“Nobody tells you when you get born here
How much you’ll come to love it
And how you’ll never belong here
So I call you my country
And I’ll be lonely for my home
And I wish that I could take you there with me.”
Rich Mullins, “Land of my Sojourn”
As I write this, I am momentarily stepping out of the whirling vortex of reading for my very last Oxford paper. I have a spot beneath a window and I’m writing about love and virtue in the Bodleian library. It is work, and it is hard work, but I’m cherishing it. What a gift this semester has been.
In the last two weeks I have begun to experience a profound tension of emotions. Part of me never wants to leave this place. Oxford truly feels like a magical place. There is beauty everywhere I look, history living in every corner of every street, intellectual and spiritual stimulation constantly confronts me. I have found kindred spirits here. Oxford has become a friend and a teacher. There is a new part of me because of this experience. I will return here.
And yet, I want to go home. I long for the familiar faces that I miss at home. I cherish thoughts of Colorado snow, or family laughter, and reading The Christmas Carol by my homey fire. More than anything, I know that home is coming, and it catches me in an immobility of enjoyment of the present and desire for the future.
Oxford says stay, but home beckons.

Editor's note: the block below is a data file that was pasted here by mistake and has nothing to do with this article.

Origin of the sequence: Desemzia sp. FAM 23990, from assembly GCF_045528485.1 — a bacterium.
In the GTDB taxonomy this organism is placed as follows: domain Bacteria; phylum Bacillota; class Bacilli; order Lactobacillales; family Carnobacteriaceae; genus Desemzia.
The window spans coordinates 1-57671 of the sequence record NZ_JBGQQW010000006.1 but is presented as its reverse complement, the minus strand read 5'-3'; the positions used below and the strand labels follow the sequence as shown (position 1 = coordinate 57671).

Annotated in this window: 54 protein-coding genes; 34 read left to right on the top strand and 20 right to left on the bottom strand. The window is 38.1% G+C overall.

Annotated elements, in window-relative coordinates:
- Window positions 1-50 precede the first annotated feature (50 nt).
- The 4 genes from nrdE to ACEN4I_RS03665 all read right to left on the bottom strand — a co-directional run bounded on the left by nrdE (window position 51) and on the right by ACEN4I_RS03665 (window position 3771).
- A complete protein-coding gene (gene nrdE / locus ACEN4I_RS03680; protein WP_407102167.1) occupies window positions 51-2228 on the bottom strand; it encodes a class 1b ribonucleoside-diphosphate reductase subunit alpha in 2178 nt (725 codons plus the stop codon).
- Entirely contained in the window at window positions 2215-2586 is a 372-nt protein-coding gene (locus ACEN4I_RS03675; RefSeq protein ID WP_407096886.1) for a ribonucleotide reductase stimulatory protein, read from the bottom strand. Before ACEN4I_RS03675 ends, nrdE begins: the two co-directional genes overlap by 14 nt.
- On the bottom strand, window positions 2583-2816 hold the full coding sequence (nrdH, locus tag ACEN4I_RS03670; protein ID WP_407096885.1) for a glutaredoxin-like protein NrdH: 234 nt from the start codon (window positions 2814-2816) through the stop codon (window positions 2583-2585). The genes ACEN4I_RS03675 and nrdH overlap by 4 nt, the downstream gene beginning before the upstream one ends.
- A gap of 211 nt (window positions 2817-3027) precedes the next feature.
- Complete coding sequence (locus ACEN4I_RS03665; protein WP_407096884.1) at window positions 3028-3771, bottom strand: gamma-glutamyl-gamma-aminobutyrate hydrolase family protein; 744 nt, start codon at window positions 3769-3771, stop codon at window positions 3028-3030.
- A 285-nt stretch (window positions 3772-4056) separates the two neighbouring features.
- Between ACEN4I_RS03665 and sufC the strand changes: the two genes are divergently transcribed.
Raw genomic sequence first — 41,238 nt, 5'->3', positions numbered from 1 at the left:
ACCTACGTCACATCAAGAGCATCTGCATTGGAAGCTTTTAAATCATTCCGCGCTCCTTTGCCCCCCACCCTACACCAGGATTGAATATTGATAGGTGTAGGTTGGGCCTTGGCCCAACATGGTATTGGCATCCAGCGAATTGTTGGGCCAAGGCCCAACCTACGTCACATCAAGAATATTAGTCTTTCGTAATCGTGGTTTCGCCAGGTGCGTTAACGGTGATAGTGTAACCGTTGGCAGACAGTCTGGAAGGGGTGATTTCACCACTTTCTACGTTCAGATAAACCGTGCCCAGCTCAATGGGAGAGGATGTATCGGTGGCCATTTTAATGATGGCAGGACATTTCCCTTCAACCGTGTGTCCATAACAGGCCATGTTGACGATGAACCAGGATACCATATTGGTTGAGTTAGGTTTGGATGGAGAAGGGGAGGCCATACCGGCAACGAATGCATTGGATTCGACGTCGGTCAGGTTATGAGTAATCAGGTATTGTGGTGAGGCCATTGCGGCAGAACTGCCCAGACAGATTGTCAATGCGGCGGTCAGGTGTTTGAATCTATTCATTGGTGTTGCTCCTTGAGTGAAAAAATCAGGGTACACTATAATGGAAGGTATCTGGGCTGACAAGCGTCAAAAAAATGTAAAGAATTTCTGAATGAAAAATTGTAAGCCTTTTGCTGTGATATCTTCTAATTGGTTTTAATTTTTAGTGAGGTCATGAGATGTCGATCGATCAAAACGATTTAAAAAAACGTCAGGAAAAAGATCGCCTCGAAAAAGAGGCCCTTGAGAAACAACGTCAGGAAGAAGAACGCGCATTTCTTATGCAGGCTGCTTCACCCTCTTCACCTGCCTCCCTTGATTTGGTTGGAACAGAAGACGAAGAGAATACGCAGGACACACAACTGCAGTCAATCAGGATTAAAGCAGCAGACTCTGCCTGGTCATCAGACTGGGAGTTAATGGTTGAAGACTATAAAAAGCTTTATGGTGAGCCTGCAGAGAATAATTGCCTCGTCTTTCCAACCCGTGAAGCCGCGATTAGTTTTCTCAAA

And I am caught in the in-between.
I think this small moment is a reflection of the over all tension of life. We are given life and it is beautiful. We find love, delight, laughter and it is true and real. Yet, somewhere inside us, we still ache for a brighter morning and a fuller dawn. We long for home. In all of the best moments of life, I feel instinctively that this is not the ultimate reality. As Gungor says “This is not the end, this is not the end of this, we will open our eyes wider.”
Life is the land of our sojourn. Life is Oxford.
I’ve been thinking about this a lot as we have entered into the season of Advent. Advent is all about hopeful expectation. In advent, we thank God for what he has done: that he came, that we are not alone, that we have salvation. And yet we also acknowledge the longing and the desire we feel for God to bring his kingdom in its full redemption. We long for completion and for home.
“We know that the whole creation has been groaning as in the pains of childbirth right up to the present time. Not only so, but we ourselves, who have the firstfruits of the Spirit, groan inwardly as we wait eagerly for our adoption to sonship, the redemption of our bodies. For in this hope we were saved. But hope that is seen is no hope at all. Who hopes for what they already have? But if we hope for what we do not yet have, we wait for it patiently.”
It’s about a week before I return. I hope I cherish each day (though sometimes that means fighting to stay awake whilst reading the thousandth page). And I hope that this experience etches into me the reality of life; belonging and longing, living and waiting, thanksgiving and petition. All the while realizing that the only moment I can be faithful with right now is this one.
It’s time to go back to reading and writing. Thanks for putting up with my rambling.
To end, here’s a poem about advent that I love.
And God held in his hand
A small globe. Look, he said.
The son looked. Far off,
As through water, he saw
A scorched land of fierce
Colour. The light burned
There; crusted buildings
Cast their shadows: a bright
Serpent, a river
Uncoiled itself, radiant
On a bare
Hill a bare tree saddened
The sky. Many people
Held out their thin arms
To it, as though waiting
For a vanished April
To return to its crossed
Boughs. The son watched
Them. Let me go there, he said.
Thomas, R. S. “The Coming.” Collected Poems, 1945-1990. London: Phoenix, 2000. 234.